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Kennedy School Review

Topic / Advocacy and Social Movements

The Sound and the Fury: Armenia’s Awakening Symphony of Pots and Ladles


For over a century, April has been a moment of a deafening silence for Armenians. Every year, on April 24, Armenians around the world pause to commemorate the 1.5 million victims of the genocide perpetrated by the Ottoman Empire. This year, however, the silence was broken by the loud sounds of vuvuzelas and car honks as over 100,000 protesters assembled in Armenia’s capital, voiced their dissent against the ruling power, and demanded a new direction for their country.

The nonviolent protest movement, led by opposition leader Nikol Pashinyan, called on Armenians to reject Prime Minister Serzh Sargsyan. Sargsyan has been in power for over a decade, first as president for two terms, and then as prime minister after initiating a constitutional reform which transformed Armenia’s semi-presidential system into a parliamentary one.

A decade of Sargsyan and the Republican Party in power has brought little positive change for the average Armenian. As of 2016, a third of Armenians live below the poverty line. Many have left Armenia in search of a better life for their families. The country’s external debt has been mounting year by year, hitting all-time highs. This reality, combined with a rising threat of authoritarianism, created a massive wave of public outrage.

On the eve of April 22, thousands of Armenian citizens opened their windows and banged their pots and pans with ladles to herald the “last call” of the prime minister. On April 23, the day before the genocide commemoration, Sargsyan quietly resigned on his sixth day in office, admitting that the people are against his tenure. For a day, Yerevan rejoiced in celebration.

Sargsyan’s resignation, however, was not the ultimate goal of the protesters. Now they are pushing for leaders of the protest movement to be in power.

On May 1, Armenians gathered in Republic Square to watch a live broadcast of the parliamentary session in which Pashinyan, the only proposed candidate for prime minister, responded to parliamentarians’ questions for hours. Even though he garnered the support of all minority parties, Pashinyan lost the vote due to opposition from the majority-holding Republicans. On May 8, during the second vote, the parliament elected Pashinyan as the new prime minister, with 59 out of 101 MPs backing his candidacy, including some from the ruling party.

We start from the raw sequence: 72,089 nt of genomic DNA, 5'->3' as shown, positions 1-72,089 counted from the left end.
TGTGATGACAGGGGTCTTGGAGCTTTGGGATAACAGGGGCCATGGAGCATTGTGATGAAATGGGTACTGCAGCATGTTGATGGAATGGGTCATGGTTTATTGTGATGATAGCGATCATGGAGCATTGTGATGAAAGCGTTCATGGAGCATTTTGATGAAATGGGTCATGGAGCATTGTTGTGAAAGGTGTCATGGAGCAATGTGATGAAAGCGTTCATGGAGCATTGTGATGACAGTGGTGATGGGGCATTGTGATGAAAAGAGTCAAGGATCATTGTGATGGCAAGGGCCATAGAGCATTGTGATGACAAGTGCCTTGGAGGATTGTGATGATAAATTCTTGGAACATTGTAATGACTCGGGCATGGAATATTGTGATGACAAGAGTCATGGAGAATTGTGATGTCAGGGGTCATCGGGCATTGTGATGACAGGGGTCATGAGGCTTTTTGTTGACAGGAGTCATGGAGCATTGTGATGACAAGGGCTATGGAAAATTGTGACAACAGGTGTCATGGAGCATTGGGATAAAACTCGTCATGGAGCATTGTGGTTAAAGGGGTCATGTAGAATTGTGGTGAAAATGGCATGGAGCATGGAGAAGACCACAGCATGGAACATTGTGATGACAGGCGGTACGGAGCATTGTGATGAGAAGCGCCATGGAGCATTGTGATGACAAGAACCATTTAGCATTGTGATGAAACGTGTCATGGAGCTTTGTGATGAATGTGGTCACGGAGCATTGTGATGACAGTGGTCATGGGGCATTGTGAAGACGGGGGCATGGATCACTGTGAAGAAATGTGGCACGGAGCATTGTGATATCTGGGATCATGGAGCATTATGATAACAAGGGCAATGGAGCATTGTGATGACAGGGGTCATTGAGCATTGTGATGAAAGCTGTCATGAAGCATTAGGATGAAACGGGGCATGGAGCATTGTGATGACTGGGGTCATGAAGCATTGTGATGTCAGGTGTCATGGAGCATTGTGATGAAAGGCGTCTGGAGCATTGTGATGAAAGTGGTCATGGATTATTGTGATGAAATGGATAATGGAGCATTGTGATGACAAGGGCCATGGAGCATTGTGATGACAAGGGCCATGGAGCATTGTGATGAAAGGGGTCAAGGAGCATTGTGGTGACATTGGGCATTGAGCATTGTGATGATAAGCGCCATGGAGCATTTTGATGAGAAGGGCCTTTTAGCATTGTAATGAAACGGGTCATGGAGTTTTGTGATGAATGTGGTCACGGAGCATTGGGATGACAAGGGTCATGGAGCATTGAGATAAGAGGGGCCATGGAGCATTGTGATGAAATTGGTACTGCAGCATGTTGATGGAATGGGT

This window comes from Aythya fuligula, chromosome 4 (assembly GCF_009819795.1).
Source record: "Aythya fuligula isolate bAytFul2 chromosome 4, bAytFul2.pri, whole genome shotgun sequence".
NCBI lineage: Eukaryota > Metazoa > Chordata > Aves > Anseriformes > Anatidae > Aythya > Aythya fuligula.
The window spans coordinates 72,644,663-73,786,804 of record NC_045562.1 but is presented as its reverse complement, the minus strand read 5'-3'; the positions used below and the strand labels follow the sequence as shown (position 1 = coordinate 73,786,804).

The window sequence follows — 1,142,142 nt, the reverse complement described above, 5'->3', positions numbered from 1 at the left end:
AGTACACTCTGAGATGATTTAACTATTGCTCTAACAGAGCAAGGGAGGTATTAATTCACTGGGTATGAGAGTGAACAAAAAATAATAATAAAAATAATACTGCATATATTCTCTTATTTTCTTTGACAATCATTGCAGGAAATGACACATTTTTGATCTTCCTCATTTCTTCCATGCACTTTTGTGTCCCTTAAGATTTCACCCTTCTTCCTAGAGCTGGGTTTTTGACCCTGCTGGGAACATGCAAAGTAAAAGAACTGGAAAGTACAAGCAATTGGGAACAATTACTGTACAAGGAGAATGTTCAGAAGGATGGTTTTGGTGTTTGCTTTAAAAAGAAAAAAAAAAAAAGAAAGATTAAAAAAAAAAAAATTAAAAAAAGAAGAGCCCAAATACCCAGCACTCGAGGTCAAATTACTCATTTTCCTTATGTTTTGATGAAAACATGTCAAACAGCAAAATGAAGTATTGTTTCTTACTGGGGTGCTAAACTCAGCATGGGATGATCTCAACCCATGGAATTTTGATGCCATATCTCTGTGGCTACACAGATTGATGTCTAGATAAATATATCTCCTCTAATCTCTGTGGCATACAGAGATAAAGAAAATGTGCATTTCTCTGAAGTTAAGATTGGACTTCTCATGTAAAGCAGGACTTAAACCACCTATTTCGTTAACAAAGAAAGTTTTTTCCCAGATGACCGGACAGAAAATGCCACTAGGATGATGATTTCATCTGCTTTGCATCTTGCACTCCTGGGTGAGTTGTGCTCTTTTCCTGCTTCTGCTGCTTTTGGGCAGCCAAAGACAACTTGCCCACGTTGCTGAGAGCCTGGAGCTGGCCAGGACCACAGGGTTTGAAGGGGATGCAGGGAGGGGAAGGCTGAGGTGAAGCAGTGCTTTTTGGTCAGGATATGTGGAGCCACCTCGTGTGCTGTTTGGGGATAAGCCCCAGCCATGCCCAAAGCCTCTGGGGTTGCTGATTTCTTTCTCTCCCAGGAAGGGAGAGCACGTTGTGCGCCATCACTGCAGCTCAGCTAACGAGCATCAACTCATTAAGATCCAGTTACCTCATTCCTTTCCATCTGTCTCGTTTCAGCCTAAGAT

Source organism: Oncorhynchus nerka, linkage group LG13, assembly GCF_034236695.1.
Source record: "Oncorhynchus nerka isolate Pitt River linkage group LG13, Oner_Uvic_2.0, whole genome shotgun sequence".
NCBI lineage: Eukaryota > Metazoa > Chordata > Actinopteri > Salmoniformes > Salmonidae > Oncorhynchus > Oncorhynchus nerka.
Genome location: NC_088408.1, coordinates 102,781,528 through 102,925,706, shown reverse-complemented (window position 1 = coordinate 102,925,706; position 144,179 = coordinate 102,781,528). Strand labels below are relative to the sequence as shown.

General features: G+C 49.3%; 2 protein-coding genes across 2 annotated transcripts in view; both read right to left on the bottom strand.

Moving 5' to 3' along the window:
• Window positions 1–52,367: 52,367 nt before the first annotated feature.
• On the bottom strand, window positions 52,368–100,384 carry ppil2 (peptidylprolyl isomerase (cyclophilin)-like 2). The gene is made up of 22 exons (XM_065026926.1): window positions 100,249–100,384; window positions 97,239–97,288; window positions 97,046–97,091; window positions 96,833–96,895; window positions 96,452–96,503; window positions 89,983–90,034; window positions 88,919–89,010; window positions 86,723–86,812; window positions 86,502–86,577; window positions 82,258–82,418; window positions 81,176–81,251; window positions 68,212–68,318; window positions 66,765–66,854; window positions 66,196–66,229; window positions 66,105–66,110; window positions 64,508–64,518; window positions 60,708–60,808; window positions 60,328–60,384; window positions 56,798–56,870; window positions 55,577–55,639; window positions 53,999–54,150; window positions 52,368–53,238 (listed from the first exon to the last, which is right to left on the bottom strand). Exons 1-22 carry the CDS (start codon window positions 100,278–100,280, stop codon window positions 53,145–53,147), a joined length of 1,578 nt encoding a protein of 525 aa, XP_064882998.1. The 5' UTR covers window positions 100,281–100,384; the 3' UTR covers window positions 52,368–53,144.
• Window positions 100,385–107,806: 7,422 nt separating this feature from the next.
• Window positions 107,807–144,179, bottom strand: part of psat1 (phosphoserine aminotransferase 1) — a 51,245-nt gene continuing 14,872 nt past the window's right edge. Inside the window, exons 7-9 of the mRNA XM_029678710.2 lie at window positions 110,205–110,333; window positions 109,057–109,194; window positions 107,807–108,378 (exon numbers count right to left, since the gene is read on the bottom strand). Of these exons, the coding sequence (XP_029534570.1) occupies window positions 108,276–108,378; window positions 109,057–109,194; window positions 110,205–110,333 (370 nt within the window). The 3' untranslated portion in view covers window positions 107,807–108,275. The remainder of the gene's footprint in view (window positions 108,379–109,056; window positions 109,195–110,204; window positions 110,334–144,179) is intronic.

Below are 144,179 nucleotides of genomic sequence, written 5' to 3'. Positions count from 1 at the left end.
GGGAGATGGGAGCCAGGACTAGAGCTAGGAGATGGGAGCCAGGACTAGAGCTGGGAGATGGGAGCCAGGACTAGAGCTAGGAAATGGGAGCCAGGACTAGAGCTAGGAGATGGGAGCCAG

Some have compared this so-called “velvet revolution” with past revolutions in other post-Soviet republics. The explanation may be much simpler though: People began to see the signs of Armenia turning into an authoritarian state and fought to change its trajectory before it was too late. Instead of choosing migration or apathy, people took an active step to claim back their dignity, voice, and agency in their homeland.

This awakening reminds me of 1988, when as a five-year old girl, I sat on my father’s shoulders, imitating the gestures of the crowd and repeating the chant “mi-a-tsum” [unity]. At that time, I was confused about what was going on and why we came to the square instead of the park. What I remember was the feeling of being part of something bigger than me and my father. I felt one with the large crowd around me.

Fast forward 30 years. As I have watched the livestream of the mass protests unraveling in Yerevan – the largest in the history of Armenia – while sitting in the Kennedy School library in Cambridge, the images of parents protesting with their children reignited this long-forgotten feeling of unity. For the past few years, there has been no dearth of protest movements in Armenia—initiatives ranging from saving a public park to boycotting the pension reform and protesting against the price hikes for public transportation and electricity. Yet never before have any of them inspired so much optimism for the future, perhaps because the overwhelming majority of this movement’s participants are the youth. Unlike its predecessors, the “independence generation” is not afraid to challenge the thinking, the figures and the systems inherited from the Soviet era.

While we still need to see the full consequences of this protest movement, it has proven to skeptics that peaceful resistance can work. Regardless of what happens next, this movement will enter Armenia’s history as one that brought revolution in the minds of the people. This will also be remembered as the spring that gave April 24 a new meaning for Armenians around the world – one of rebirth and awakening of the nation.

This piece represents only the individual views of the author and not those of any organization that the author may be currently or has been previously affiliated with.


Varya Meruzhanyan is a Mid-Career MPA candidate at the Harvard Kennedy School of Government. She has worked with nonprofits and international organizations, most recently with the United Nations in Armenia.



Edited by Alyssa Davis

Photo by PAN Photo / Narek Aleksanyan